Telecoms companies in Nigeria have been suffering revenue losses in recent years as a result of the huge increase in international calls which are now being made over the internet using services like Skype and WhatsApp.
But rather than take the course of action which any healthy forward thinking might do and develop a strategy to adapt their businesses to changing market conditions, the telco’s want to take the easy way out, and block access to these Over-the-Top services in Nigeria.
Censorship for protectionism and profit
According to a report in Punch, Nigerian telecommunications companies have estimated that blocking these online calling services could raise a revenue for them of between N20-30 trillion by the end of 2018.
This is a significant amount of money which will be taken out of the pockets of ordinary Nigerians by blocking them access to services which are completely legal and used by people right around the world.
As is so often the case though, it seems that money talks and some of the comments being quoted in the Nigerian press make it clear that should this move occur, it would be entirely motivated by profit.
According to the manager of one Nigerian Telecoms company, who was quoted anonymously in the Daily Post newspaper, “It is an aggressive approach to stop further revenue loss to OTT players on international calls, having already lost about N100tn between 2012 and 2017.”
No Government Involvement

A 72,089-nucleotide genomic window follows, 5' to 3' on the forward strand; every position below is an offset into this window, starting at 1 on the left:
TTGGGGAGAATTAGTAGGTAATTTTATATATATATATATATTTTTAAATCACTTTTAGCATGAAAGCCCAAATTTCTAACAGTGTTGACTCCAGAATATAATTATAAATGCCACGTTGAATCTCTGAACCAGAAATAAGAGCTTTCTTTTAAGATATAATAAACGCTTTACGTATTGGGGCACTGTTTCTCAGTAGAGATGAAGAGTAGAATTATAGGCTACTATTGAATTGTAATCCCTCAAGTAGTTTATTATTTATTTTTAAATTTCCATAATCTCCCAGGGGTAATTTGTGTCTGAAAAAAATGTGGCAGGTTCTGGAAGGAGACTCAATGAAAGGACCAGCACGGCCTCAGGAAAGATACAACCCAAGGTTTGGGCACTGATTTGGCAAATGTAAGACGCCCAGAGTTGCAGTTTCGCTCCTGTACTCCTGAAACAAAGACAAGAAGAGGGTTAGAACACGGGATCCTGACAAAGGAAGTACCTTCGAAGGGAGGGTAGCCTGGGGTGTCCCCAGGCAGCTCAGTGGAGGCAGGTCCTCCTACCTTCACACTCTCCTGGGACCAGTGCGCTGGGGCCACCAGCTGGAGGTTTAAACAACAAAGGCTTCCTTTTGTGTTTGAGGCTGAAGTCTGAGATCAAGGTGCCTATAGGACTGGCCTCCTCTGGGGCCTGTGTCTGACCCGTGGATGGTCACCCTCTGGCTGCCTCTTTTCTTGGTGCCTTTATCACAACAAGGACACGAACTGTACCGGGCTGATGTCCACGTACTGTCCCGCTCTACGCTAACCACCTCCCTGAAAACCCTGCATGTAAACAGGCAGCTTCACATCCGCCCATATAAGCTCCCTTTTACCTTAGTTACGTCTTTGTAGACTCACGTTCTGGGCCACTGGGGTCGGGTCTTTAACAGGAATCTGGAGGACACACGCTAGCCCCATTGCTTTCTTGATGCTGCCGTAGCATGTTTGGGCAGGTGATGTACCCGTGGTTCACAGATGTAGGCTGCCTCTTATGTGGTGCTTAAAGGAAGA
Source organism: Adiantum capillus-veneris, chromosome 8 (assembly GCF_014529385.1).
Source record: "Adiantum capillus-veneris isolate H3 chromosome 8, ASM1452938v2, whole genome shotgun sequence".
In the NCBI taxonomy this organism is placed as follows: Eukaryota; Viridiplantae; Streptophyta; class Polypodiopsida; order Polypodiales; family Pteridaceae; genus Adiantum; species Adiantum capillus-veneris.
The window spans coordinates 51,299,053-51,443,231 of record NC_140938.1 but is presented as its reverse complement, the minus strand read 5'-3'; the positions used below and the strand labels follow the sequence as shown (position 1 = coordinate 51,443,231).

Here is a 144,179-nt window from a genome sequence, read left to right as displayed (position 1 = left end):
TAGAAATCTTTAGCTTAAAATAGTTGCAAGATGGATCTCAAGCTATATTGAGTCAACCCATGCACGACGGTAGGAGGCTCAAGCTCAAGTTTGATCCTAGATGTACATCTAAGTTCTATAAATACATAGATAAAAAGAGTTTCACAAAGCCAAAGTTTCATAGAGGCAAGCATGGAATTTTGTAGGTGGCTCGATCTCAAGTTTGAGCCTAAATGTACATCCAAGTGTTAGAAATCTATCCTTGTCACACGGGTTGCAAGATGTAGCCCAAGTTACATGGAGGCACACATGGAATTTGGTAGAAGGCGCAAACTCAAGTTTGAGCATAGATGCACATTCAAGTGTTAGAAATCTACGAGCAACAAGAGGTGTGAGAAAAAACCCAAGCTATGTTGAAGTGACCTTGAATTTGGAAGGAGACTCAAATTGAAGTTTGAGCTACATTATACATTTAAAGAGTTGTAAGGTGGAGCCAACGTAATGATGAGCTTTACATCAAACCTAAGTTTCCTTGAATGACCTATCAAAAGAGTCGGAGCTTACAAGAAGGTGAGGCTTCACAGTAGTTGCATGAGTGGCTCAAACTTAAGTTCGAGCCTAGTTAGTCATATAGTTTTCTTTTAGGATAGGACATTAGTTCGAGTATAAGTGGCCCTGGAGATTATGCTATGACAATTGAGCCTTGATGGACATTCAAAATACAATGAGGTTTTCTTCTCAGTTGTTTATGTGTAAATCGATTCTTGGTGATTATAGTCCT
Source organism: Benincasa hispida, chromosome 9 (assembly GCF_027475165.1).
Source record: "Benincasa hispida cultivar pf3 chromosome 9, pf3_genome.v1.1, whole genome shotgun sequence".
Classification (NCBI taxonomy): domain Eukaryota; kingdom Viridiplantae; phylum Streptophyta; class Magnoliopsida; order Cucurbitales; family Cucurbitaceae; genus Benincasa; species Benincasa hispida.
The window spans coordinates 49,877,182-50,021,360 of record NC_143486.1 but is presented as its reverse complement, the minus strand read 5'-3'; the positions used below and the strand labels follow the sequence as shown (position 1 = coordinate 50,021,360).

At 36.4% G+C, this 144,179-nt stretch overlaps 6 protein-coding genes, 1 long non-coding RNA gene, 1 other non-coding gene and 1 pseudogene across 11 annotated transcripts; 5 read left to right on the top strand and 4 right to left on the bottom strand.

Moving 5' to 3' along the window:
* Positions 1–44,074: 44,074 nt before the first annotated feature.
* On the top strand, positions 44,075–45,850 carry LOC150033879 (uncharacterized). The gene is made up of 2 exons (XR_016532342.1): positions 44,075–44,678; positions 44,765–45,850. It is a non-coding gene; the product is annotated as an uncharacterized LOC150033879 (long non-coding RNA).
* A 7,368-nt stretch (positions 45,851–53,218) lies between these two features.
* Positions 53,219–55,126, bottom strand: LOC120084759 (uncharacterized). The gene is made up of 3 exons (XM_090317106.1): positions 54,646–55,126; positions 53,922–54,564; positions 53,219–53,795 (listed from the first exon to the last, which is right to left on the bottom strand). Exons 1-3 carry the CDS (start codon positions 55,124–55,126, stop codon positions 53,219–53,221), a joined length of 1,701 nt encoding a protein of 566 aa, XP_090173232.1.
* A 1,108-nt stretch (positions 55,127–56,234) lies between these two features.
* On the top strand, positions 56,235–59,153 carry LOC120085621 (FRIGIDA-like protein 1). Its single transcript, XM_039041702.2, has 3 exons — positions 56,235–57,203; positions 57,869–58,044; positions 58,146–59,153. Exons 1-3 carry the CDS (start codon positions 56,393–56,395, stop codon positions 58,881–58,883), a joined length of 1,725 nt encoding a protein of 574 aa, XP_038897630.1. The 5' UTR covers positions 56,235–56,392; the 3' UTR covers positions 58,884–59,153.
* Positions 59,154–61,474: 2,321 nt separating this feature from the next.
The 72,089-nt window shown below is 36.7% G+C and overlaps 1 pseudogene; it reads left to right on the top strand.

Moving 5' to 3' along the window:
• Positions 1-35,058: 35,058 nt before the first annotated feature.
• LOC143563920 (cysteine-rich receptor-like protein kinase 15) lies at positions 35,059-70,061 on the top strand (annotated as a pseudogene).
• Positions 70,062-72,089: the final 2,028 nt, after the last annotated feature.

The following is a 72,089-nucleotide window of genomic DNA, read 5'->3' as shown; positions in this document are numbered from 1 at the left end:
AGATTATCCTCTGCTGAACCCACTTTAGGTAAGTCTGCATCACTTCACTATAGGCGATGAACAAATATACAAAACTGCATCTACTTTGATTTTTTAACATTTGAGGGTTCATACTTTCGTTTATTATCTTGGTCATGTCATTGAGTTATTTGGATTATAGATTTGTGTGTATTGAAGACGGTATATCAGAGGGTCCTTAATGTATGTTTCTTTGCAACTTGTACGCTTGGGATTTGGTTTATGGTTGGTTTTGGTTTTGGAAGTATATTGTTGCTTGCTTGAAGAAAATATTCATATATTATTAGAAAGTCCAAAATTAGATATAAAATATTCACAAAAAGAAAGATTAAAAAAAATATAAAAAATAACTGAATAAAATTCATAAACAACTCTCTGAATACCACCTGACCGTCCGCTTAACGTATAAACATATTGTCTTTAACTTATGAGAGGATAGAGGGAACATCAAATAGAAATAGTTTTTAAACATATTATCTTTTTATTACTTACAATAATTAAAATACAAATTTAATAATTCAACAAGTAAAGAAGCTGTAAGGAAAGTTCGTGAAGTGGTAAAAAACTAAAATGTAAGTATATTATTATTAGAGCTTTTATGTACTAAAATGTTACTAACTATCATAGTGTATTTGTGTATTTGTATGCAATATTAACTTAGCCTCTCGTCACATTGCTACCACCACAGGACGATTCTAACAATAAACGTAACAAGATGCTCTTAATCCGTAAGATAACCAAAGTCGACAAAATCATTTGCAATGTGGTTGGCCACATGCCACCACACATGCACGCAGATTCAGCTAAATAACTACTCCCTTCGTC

Even more remarkably, it seems that should this block take place it will be carried out by the telecoms companies themselves without any involvement of the Nigerian Government.
The Director of Public Affairs at the Nigerian Communications Commission said of the potential blocking of Skype and WhatsApp in Nigeria, ““We don’t have any evidence of that. We do not regulate the Internet.”
This is an astonishing quote and raises the question of what exactly the Commission does do if it has no oversight of what is the largest communications tool on the planet right now.
It should be noted that Nigeria is not the first country in the world where online censorship has been proposed as a means to protect the business and profits and traditional telecommunications companies. We have written before about a similar block on such services in Dubai.
But that private companies should have the power and ability to censor the access of Nigeria’s population of more than 180 million people to some of the most popular online services in the world, without any government intervention at all, is truly shocking.
Access Over-the-Top services via a VPN
Fortunately, as with so many efforts at online censorship, this one will contain a fundamental flaw and that is the proliferation of tools which can circumvent the blockage.
VPN users in Nigeria will be able to quickly and simply access Skype, WhatsApp, and any other Over-the-Top services they may care to use through their VPN connection.
There are a number of VPNs that offer an excellent service for customers in Nigeria and offer servers across the region.
HideMyAss is perhaps our pick of the bunch, as it offers servers in no fewer than 54 of Africa’s 55 countries. This is by far the most of any mainstream provider at the present time.
Then there is https://www.vpncompare.co.uk/purevpn-com, which offers 16 African servers in a range of countries across the continent, including Nigeria. IPVanish, our overall top VPN recommendation, has servers in Egypt and South Africa and ExpressVPN, which has servers in both of those countries plus Algeria. For more details on these VPNs and more, check out our article on the Top 5 Best VPNs for Africa.
All of these VPNs are worth considering for any Nigerians who would rather keep their money in their money in their own pockets than hand it over to their telecoms companies, and who would like to continue to use Skype and WhatsApp unimpeded.